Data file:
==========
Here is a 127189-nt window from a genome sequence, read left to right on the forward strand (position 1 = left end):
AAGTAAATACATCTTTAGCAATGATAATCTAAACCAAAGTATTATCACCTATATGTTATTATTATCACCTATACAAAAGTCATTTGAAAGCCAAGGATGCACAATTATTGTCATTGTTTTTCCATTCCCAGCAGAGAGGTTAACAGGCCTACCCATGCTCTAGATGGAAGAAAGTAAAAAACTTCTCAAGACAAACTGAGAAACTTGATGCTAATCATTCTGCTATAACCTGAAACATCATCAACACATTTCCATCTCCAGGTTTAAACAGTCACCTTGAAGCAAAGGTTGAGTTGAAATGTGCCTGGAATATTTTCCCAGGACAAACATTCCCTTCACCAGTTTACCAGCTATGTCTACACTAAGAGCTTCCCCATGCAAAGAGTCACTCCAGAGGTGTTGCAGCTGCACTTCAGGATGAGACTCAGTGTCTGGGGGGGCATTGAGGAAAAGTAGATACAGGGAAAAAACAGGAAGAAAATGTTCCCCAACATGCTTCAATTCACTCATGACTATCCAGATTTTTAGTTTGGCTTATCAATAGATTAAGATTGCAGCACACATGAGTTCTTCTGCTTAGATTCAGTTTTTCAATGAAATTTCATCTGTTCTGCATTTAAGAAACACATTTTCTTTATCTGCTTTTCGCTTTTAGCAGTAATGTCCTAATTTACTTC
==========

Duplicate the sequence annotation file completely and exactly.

Here is a 127189-nt window from a genome sequence, read left to right on the forward strand (position 1 = left end):
AAGTAAATACATCTTTAGCAATGATAATCTAAACCAAAGTATTATCACCTATATGTTATTATTATCACCTATACAAAAGTCATTTGAAAGCCAAGGATGCACAATTATTGTCATTGTTTTTCCATTCCCAGCAGAGAGGTTAACAGGCCTACCCATGCTCTAGATGGAAGAAAGTAAAAAACTTCTCAAGACAAACTGAGAAACTTGATGCTAATCATTCTGCTATAACCTGAAACATCATCAACACATTTCCATCTCCAGGTTTAAACAGTCACCTTGAAGCAAAGGTTGAGTTGAAATGTGCCTGGAATATTTTCCCAGGACAAACATTCCCTTCACCAGTTTACCAGCTATGTCTACACTAAGAGCTTCCCCATGCAAAGAGTCACTCCAGAGGTGTTGCAGCTGCACTTCAGGATGAGACTCAGTGTCTGGGGGGGCATTGAGGAAAAGTAGATACAGGGAAAAAACAGGAAGAAAATGTTCCCCAACATGCTTCAATTCACTCATGACTATCCAGATTTTTAGTTTGGCTTATCAATAGATTAAGATTGCAGCACACATGAGTTCTTCTGCTTAGATTCAGTTTTTCAATGAAATTTCATCTGTTCTGCATTTAAGAAACACATTTTCTTTATCTGCTTTTCGCTTTTAGCAGTAATGTCCTAATTTACTTC